Format

Send to

Choose Destination
Physiol Behav. 2015 Aug 1;147:16-22. doi: 10.1016/j.physbeh.2015.03.033. Epub 2015 Mar 27.

Blunted hypothalamo-pituitary adrenal axis response to predator odor predicts high stress reactivity.

Author information

1
Department of Physiology, Louisiana State University Health Sciences Center, New Orleans, LA, United States.
2
Department of Physiology, Louisiana State University Health Sciences Center, New Orleans, LA, United States. Electronic address: ngilpi@lsuhsc.edu.

Abstract

Individuals with trauma- and stress-related disorders exhibit increases in avoidance of trauma-related stimuli, heightened anxiety and altered neuroendocrine stress responses. Our laboratory uses a rodent model of stress that mimics the avoidance symptom cluster associated with stress-related disorders. Animals are classified as 'Avoiders' or 'Non-Avoiders' post-stress based on avoidance of predator-odor paired context. Utilizing this model, we are able to examine subpopulation differences in stress reactivity. Here, we used this predator odor model of stress to examine differences in anxiety-like behavior and hypothalamo-pituitary adrenal (HPA) axis function in animals that avoid a predator-paired context relative to those that do not. Rats were exposed to predator odor stress paired with a context and tested for avoidance (24h and 11days), anxiety-like behavior (48h and 5days) and HPA activation following stress. Control animals were exposed to room air. Predator odor stress produced avoidance in approximately 65% of the animals at 24h that persisted 11days post-stress. Both Avoiders and Non-Avoiders exhibited a heightened anxiety-like behavior at 48h and 5days post-stress when compared to unstressed Controls. Non-Avoiders exhibited significant increases in circulating adrenocorticotropin hormone (ACTH) and corticosterone (CORT) concentrations immediately following predator odor stress compared to Controls and this response was significantly attenuated in Avoiders. There was an inverse correlation between circulating ACTH/CORT concentrations and avoidance, indicating that lower levels of ACTH/CORT predicted higher levels of avoidance. These results suggest that stress effects on HPA stress axis activation predict long-term avoidance of stress-paired stimuli, and build on previous data showing the utility of this model for exploring the neurobiological mechanisms of trauma- and stress-related disorders.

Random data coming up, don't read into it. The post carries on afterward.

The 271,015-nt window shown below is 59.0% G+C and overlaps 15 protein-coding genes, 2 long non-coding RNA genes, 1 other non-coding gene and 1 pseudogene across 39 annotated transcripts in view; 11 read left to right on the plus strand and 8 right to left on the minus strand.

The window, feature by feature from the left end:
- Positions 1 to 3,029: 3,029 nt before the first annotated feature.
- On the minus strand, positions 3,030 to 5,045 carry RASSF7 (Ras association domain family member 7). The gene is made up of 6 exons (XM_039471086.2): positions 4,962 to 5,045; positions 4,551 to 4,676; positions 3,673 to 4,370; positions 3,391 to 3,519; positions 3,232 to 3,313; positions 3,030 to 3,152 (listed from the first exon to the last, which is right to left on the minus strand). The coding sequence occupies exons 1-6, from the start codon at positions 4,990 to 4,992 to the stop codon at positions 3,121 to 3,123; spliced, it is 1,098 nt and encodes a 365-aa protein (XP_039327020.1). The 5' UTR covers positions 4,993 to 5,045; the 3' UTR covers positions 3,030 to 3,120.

KEYWORDS:

Anxiety; Avoidance; HPA axis; Paraventricular nucleus; Stress

PMID:
25824191
PMCID:
PMC4461370
DOI:
10.1016/j.physbeh.2015.03.033
[Indexed for MEDLINE]
Free PMC Article

Supplemental Content

Full text links

Icon for Elsevier Science Icon for PubMed Central
Loading ...
Support Center